Welcome to the inaugural Florida Bicycling & Micromobility Newsletter!
As this newsletter hits the email newsstands, I know there won’t be too many people initially reading it. With any journey, though, there is always a first step and here it is. As I’ve explained in the About section, this newsletter will be providing news and updates on anything micromobility related, ranging from bicycles to e-bikes to e-scooters, and including other related topics like pedestrians and transit. The focus will be on Florida, but I’ll also include things that have caught my eye from across the country and globe.
I’ll be including links to articles that I find interesting, as well as updating any changes in the law regarding micromobility in Florida. If you have any questions or comments, please send them my way. I hope to answer questions here as well, so long as [insert lawyer disclaimer] it is understood that the answer or information provided does not constitute legal advice and there is no attorney-client relationship created by this. Yes, I am a lawyer, and so this is one of those things we have to put out there just in case. That said, in the words of Rick Sanchez…
Paris ain’t the only one!
There’s been a lot of talk lately about how Paris, at the leadership of its amazing mayor Anne Hidalgo, is transforming into the 15-minute city (I’ll follow up more about that in a later newsletter). But with all of the traction in the press that Paris has received, a city on our side of the world has been making a great deal of progress post-pandemic of transitioning away from cars: Mexico.
My sister-in-law gave me the heads up to this great Twitter thread from Robert Foster (@soc4austin) The photo heavy thread shows how parking and travel lanes were transformed into bicycle and bus lanes, and even transitioned to electric trolly buses instead of the heavy and expensive battery buses. I suggest you take a look and see how it can get done over here in the Western Hemisphere.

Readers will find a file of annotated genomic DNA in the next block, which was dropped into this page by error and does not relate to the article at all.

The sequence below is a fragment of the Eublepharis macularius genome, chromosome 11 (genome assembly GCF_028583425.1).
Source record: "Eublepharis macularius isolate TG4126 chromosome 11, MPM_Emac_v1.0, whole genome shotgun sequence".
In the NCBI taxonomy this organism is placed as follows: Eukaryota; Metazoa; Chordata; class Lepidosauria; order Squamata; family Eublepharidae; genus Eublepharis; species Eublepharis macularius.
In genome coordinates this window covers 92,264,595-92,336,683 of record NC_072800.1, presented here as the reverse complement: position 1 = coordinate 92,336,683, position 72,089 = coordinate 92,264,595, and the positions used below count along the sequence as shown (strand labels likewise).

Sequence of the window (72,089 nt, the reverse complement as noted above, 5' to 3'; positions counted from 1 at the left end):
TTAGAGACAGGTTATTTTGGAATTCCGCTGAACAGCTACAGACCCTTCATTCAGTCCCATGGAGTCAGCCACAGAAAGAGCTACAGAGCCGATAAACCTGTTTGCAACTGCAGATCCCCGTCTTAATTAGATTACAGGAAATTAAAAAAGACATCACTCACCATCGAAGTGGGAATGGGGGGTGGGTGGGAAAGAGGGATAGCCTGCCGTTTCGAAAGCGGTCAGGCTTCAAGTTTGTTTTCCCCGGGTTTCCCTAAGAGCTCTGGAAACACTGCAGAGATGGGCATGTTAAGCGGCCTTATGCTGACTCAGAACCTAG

Two Abreast No More in Florida
If you follow my professional Instagram handle (@flacyclinglaw), you’ll probably already have seen this but I wanted to include it here as well and give a little more context.
Long story short, prior to the 2021 Florida law allowed bicyclists to ride two abreast. While not expressly provided, section 316.2065(6) allowed two abreast if “persons riding bicycles upon a roadway” were not impeding traffic and, and if so “shall ride within a single lane.” Roadway and lane are two different things under Florida law, so the distinction is important. Another section of the law (§316.2065(5)(a)3.) allows a lone bicyclist to take the entire width of the lane if the it is substandard-width (more on that another time). So of course it made sense that since a lone cyclist could take the lane, two bicyclists could take the lane.
The Florida Legislature didn’t think so, but in doing so, only made things more confusing. It changed subsection 6 and added the line “On roads that contain a substandard-width lane as defined in subparagraph (5)(a)3., persons riding bicycles may temporarily ride two abreast only to avoid hazards in the roadway or to overtake another person riding a bicycle.” What difference would it make if a lone cyclist or two were taking the lane side by side? Not much, in that the driver of a car would still need to change lanes to maintain 3 feet distance when passing the bicyclists.
This change doesn’t bode well for group rides large and small, especially with law enforcement up and down A1A in South Florida seeking to actively enforce the new restrictions.
Stop-as-Yield in Florida? One can Dream…
Stop-as-yield, if you didn’t know, is when bicyclists are allowed to treat a stop sign as a yield sign. So far 8 states allow for it, and research shows it increases safety. This article from Streetsblog highlights a new safety fact sheet that supports stop-as-yield with the available research.
From the article:
“As the NHTSA fact sheet points out,
Bicyclists have greater incentive to yield, as they are at high risk for injury at intersections. One study cites research showing that pedestrians and bicyclists exert more care and attention before crossing red signals than green (Leth et al., 2014). A naturalistic study of bicyclists in Florida’s Tampa Bay area found that bicyclists highly complied with general traffic rules (88.1% in the daytime, 87.5% at night). In contrast, drivers were mostly noncompliant with the law on yielding to bicyclists’ right-of-way (Lin et al., 2017).
But the kicker is that ‘there is no evidence showing bicyclist stop-as-yield laws have increased bike conflicts with other bikes or pedestrians.’”
Perhaps it’s time to make a push for Florida to become state number 9?
Feedback and Follows
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